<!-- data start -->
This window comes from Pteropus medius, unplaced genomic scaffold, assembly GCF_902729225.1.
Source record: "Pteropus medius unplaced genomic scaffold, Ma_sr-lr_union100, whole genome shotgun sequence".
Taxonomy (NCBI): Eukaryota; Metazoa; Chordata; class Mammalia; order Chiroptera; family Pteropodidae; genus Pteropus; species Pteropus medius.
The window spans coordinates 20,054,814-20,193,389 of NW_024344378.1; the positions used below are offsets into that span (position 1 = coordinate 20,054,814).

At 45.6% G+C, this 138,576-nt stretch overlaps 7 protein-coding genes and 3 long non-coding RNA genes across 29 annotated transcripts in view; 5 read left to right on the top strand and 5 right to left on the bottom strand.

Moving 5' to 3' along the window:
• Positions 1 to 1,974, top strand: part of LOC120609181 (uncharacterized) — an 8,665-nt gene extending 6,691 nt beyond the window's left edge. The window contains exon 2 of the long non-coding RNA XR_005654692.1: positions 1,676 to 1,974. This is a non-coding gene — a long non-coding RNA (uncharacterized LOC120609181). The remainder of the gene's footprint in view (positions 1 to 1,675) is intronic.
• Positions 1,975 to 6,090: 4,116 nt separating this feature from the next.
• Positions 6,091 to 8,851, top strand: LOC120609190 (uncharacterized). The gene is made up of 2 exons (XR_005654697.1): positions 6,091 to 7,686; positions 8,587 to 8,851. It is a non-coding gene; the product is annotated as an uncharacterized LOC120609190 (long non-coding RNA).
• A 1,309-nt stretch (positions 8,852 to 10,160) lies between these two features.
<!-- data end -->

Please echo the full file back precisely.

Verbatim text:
This window comes from Pteropus medius, unplaced genomic scaffold, assembly GCF_902729225.1.
Source record: "Pteropus medius unplaced genomic scaffold, Ma_sr-lr_union100, whole genome shotgun sequence".
Taxonomy (NCBI): Eukaryota; Metazoa; Chordata; class Mammalia; order Chiroptera; family Pteropodidae; genus Pteropus; species Pteropus medius.
The window spans coordinates 20,054,814-20,193,389 of NW_024344378.1; the positions used below are offsets into that span (position 1 = coordinate 20,054,814).

At 45.6% G+C, this 138,576-nt stretch overlaps 7 protein-coding genes and 3 long non-coding RNA genes across 29 annotated transcripts in view; 5 read left to right on the top strand and 5 right to left on the bottom strand.

Moving 5' to 3' along the window:
• Positions 1 to 1,974, top strand: part of LOC120609181 (uncharacterized) — an 8,665-nt gene extending 6,691 nt beyond the window's left edge. The window contains exon 2 of the long non-coding RNA XR_005654692.1: positions 1,676 to 1,974. This is a non-coding gene — a long non-coding RNA (uncharacterized LOC120609181). The remainder of the gene's footprint in view (positions 1 to 1,675) is intronic.
• Positions 1,975 to 6,090: 4,116 nt separating this feature from the next.
• Positions 6,091 to 8,851, top strand: LOC120609190 (uncharacterized). The gene is made up of 2 exons (XR_005654697.1): positions 6,091 to 7,686; positions 8,587 to 8,851. It is a non-coding gene; the product is annotated as an uncharacterized LOC120609190 (long non-coding RNA).
• A 1,309-nt stretch (positions 8,852 to 10,160) lies between these two features.